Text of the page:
Financing a used car with a car loanNo Comments
For most people, buying a car, new or used is major expenditure. Dealers offer helpful financing options for new cars but there isn’t the same type of widespread dealer financing for used cars available. Coming up with the cash to purchase a used car can put a strain on a budget. There are several financing choices for borrowers with good credit ratings. It takes a little homework and administrative effort but getting financing lined up in advance, can make your car buying experience much more stress free.
Generally the process of applying for a used car loan is a matter of first identifying the lender. You can either go to your bank, a local credit union or an online auto loan broker. They will check your credit score and the approval process can take anywhere between a few hours to 10 business days.
Unfortunately, receiving a loan for a used car is a bit more difficult than receiving a loan for a new car. The lender looks to the car as security for the loan, so the value of that asset will be an essential part of qualifying for a loan. Obviously, a used asset is not as attractive as a new one especially in cases where the manufacturer’s warranty has expired. Without this coverage, the owner and their insurance have to cover repair costs. In case the car breaks down before the lender is paid back the full loan amount, and a borrower defaults on the loan, the remaining asset value may not be sufficient to cover the balance and lenders can experience losses.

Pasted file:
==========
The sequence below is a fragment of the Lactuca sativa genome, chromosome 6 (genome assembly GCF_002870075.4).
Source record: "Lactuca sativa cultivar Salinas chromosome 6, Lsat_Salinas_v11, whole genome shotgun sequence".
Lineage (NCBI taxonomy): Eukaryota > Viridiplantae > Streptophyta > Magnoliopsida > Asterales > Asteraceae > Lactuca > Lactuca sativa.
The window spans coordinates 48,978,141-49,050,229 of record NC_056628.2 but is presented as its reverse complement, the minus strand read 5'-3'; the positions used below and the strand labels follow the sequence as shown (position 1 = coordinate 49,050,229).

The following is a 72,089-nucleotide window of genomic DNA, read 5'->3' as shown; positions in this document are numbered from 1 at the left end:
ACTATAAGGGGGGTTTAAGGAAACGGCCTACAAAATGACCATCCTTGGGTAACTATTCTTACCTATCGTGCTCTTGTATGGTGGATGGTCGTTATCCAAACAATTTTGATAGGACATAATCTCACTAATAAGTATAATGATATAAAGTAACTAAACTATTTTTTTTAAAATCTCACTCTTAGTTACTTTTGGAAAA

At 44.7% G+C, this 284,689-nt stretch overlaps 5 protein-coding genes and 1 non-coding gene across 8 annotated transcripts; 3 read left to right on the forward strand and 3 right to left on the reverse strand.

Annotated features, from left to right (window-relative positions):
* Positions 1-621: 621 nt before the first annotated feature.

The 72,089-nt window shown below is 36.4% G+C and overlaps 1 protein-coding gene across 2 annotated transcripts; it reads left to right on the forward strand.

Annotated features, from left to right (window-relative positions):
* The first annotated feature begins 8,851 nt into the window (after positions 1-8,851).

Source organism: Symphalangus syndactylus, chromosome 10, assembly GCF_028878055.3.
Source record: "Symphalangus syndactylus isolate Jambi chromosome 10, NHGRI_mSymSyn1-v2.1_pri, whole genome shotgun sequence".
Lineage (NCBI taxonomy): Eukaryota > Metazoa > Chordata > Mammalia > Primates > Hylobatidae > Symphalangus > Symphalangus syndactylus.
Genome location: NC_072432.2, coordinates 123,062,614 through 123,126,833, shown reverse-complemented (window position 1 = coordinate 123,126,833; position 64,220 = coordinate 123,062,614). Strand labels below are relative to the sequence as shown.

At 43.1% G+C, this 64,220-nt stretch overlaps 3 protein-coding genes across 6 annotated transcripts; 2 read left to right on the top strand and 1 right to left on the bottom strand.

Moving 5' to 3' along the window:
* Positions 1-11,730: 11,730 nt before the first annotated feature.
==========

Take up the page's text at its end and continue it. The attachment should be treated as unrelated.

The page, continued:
Another reason why lenders prefer to lend money for new, rather than used car has to do with assessing the value of the car. It’s hard to predict the depreciation value for a car that is over 4 years old, the type of driving it has experienced and any mechanical issues. In order to compensate for any unknown problems or defects, and to protect themselves, lenders introduced certain protection standards.
One of those protection rules doesn’t allow lenders to lend money for a car that is older than four or five years. Additionally, lenders charge at least a 2% higher APR than they would charge for a new car.
Therefore, it is important to keep the length of the loan as short as you can afford, in order to save money. Shorter loan terms come with lower interest rates but with higher monthly payments.
In conclusion, getting a loan for a used car follows the same process as getting one for a new car. Make sure you have a good credit score, your car is not older than four years and try to keep the loan period as short as possible. Happy loan hunting!